Enthusiasm, Telepathy, and Immediacy
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In the late 1960s and early 1970s, Howe was a visual artist, working with installations that combined text and photographs.1 Hinge Picture, her first book of poetry, was published in 1974 by Maureen Owen’s Telephone Books. It has as its epigraph a quotation from Marcel Duchamp, an artist she continues to cite in interviews:2 “Perhaps makes a HINGE PICTURE. (folding yardstick, book….) develop in space the PRINCIPLE OF THE HINGE in the displacements 1st in the plane 2nd in space”3 (HP, 32). The notion of the hinge is an early example of the taste for figures of duality that is discernible in many Howe texts. Borders, margins and dividing lines are, as we have seen, crucial to Howe’s writing. The visual aspect of the work—the look of the words on the page—is clearly important, but spatial relations are important in other ways too. Howe’s text suspends narrative in favor of webs of thematic concern. History and language are imagined spatially, with associations being made that may depend on a word’s proximity to others on the signifying chain or to distant historical or literary echoes.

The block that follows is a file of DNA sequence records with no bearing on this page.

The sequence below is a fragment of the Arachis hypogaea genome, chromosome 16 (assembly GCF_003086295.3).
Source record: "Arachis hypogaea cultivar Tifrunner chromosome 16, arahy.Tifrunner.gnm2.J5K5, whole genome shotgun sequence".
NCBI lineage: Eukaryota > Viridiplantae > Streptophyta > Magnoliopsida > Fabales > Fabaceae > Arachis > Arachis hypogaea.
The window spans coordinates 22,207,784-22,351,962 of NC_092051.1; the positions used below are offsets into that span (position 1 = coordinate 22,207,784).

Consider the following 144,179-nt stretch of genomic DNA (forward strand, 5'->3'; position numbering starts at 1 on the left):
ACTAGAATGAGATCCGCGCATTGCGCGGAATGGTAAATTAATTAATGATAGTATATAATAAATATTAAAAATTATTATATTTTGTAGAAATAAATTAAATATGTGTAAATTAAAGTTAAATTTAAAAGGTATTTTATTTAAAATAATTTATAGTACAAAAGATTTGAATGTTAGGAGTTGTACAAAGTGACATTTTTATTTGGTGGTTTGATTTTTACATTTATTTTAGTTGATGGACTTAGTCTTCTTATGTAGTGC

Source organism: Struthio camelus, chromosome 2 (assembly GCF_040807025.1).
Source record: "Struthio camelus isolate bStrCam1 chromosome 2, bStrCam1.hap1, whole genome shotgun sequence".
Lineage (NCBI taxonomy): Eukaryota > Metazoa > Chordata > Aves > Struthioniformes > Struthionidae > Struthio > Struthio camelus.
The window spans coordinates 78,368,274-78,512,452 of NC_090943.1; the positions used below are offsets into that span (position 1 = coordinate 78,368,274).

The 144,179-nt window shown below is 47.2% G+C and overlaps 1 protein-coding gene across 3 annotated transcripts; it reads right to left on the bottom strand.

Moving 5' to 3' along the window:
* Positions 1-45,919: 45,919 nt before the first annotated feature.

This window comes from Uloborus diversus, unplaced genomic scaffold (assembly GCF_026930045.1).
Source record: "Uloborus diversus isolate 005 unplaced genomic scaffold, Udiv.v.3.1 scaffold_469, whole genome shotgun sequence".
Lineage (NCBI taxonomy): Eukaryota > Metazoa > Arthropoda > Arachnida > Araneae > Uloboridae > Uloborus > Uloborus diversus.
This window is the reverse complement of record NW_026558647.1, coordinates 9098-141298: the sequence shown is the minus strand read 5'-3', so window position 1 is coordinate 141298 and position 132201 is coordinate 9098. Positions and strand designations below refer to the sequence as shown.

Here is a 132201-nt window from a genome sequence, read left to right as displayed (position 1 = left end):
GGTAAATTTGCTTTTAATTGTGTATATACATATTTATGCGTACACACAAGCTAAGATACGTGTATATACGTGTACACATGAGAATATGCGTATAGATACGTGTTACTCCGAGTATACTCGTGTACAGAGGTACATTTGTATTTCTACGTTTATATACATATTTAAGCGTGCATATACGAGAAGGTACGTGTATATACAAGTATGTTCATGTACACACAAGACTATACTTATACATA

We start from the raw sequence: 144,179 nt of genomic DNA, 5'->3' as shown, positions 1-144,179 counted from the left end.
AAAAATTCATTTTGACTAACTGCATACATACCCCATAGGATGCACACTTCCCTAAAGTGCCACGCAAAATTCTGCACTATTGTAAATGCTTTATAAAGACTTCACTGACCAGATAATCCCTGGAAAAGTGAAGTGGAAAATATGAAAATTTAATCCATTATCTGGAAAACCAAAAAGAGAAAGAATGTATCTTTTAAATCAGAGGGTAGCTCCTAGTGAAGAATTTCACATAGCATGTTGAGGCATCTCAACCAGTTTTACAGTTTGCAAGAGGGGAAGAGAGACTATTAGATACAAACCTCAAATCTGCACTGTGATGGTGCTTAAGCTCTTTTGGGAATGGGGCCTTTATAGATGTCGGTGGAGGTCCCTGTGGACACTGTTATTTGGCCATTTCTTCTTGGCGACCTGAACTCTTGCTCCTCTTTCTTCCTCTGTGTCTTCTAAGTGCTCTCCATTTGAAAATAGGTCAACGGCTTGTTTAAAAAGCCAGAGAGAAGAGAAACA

KeywordsFree Association Aesthetic Experience Cultural Nationalism Existential Graph Primary Consciousness
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